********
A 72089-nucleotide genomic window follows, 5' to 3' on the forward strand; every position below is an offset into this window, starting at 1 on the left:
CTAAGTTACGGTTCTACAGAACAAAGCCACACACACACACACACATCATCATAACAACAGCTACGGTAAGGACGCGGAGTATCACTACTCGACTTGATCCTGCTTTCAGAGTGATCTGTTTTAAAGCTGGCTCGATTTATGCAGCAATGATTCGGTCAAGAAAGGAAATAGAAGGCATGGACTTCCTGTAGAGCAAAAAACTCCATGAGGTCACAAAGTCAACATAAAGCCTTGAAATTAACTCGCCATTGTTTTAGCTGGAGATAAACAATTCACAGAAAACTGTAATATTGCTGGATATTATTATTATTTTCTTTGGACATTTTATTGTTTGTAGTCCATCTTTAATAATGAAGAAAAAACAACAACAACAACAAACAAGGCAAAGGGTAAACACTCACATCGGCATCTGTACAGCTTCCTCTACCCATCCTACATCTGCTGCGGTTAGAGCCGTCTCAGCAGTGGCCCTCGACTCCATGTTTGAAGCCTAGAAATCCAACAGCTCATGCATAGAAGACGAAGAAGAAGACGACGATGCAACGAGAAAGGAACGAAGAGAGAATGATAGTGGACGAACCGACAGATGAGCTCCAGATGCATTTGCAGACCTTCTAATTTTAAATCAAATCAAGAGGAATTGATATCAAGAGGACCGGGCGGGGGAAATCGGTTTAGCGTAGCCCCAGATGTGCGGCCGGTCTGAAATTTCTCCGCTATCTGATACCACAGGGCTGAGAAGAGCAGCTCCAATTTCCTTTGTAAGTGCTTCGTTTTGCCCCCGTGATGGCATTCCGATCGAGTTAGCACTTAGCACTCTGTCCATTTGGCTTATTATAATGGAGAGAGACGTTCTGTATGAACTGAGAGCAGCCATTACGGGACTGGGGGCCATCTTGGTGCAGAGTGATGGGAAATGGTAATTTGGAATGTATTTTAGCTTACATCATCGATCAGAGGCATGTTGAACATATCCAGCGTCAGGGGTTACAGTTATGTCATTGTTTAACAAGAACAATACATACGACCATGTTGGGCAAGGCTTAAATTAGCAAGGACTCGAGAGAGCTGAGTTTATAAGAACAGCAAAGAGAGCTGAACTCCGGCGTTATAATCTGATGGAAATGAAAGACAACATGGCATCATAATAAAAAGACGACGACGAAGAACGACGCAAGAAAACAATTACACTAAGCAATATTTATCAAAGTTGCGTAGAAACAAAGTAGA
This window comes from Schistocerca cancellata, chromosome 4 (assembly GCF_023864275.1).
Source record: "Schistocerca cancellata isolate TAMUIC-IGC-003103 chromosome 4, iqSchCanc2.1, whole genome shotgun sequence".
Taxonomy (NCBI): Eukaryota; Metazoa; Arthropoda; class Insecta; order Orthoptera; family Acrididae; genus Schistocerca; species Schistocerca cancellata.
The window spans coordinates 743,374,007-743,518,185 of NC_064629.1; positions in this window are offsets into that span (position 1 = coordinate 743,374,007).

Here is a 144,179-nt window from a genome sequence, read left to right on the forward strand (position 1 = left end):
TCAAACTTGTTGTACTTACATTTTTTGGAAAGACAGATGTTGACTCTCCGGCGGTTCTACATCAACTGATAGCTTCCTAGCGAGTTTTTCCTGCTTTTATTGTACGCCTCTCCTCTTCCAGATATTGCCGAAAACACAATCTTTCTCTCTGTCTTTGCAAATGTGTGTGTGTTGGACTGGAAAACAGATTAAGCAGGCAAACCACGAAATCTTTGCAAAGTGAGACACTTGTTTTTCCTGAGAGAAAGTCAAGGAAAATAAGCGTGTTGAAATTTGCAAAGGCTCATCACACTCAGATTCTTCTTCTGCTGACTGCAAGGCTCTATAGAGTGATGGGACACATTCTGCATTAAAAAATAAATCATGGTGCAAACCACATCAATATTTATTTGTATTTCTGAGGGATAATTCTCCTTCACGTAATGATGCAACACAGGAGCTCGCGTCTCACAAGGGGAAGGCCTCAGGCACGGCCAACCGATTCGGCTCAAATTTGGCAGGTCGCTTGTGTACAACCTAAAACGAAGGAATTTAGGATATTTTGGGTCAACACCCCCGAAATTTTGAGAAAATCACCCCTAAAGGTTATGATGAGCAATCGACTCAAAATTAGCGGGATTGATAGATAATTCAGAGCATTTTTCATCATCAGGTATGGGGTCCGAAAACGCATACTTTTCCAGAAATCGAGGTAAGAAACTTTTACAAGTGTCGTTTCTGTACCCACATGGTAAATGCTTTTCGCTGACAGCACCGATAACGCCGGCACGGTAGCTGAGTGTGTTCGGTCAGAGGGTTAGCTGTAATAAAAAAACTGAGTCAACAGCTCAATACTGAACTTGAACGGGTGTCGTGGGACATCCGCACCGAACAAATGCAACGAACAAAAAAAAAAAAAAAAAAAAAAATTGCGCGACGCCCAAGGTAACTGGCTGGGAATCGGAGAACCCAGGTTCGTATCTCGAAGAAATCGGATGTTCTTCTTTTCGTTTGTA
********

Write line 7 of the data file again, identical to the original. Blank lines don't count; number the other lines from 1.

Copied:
Here is a 144,179-nt window from a genome sequence, read left to right on the forward strand (position 1 = left end):